Am I responsible for my spouse’s debt? 3 scenarios to consider
A life with zero debt is impossible for most Australians. However it doesn’t need to be an overwhelming or permanent part of life.
If you have studied, you probably have a HECS debt. Owning a house is nearly impossible without a mortgage. One survey concluded that the average Aussie is more than $20,000 in debt, and this is without accounting for home loans. When we include mortgages, this figure increases to a staggering $261,492. That is why it is important for couples to communicate their respective financial positions before entering a committed relationship.
Spending your life with someone is risk. Love can be blind, and while you may wish to share your life with someone you may not wish to share their debt. We often get asked the question from financially prudent clients: Am I responsible for my partner’s debt in Australia?
What are the common ways most people get into debt?
Mortgages are the largest and most common form of debt in Australia. According to ANZ’s newsroom, household debt has more than quadrupled in the last 20 years, and almost all of this can be attributed to an increase in finance for housing. For the vast majority of Australians, owning a house is impossible without a mortgage. According to the Australian Institute of Health and Welfare:
- 35% of Aussie adults have a mortgage;
- 32% of Aussie adults own a house and are mortgage-free;
- 31% of Aussie adults are renting.
There are many reasons you might get a personal loan. The most common reason Aussies take out a personal loan is to buy a car (20%), but you may get a loan to do some renovations, pay for medical expenses, or invest. Aussies are increasingly turning to personal loans to pay for household expenses with the ever-increasing cost of living.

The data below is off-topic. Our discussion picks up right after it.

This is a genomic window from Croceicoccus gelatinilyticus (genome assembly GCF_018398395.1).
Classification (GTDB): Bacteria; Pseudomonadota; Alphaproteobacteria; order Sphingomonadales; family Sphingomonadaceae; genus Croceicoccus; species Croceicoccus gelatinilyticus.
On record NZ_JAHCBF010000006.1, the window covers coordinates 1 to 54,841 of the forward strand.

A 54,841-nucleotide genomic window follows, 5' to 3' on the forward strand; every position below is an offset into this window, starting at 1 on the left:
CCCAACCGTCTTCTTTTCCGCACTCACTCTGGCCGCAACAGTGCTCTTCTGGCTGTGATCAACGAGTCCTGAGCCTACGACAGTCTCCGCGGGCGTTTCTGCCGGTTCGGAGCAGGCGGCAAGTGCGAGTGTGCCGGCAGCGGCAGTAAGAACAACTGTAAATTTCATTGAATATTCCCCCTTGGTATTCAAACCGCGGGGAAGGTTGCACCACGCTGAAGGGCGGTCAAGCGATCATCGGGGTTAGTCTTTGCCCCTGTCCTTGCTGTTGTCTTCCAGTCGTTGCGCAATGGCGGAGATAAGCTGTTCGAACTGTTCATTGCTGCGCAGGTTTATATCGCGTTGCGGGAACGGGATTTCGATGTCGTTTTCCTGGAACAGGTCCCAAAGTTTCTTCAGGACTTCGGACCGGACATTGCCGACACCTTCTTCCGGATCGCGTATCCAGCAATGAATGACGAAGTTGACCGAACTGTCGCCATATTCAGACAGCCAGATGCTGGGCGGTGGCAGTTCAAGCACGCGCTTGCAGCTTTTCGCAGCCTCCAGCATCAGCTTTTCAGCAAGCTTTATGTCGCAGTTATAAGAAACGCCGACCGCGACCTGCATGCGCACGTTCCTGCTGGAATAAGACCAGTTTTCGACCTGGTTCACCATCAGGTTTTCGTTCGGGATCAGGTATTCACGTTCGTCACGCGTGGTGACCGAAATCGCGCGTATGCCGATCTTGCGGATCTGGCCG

There is currently over $40 billion in credit card debt in Australia. This is a particularly insidious form of debt that can quickly spiral out of control.
Am I legally responsible for my spouse’s debt?
The short answer is no. Whether marriage, de facto, or fling, you are not legally responsible for your partner’s debt. You may be responsible for the debt that you apply for jointly, or where you are the guarantor of your partner’s loans. Your partner’s debt could still impact your personal finances.
1. Responsibility for joint loans
While you may not be responsible for loans that are solely in your spouse’s name, many couples apply for loans jointly. The law considers that where loans are granted jointly both you and your partner have 100% responsibility for the entirety of the loan. If your partner were to have an unforeseen event or be unable to meet their share, then you may be responsible for repaying the whole of the debt and not half.
2. Responsibility as a Guarantor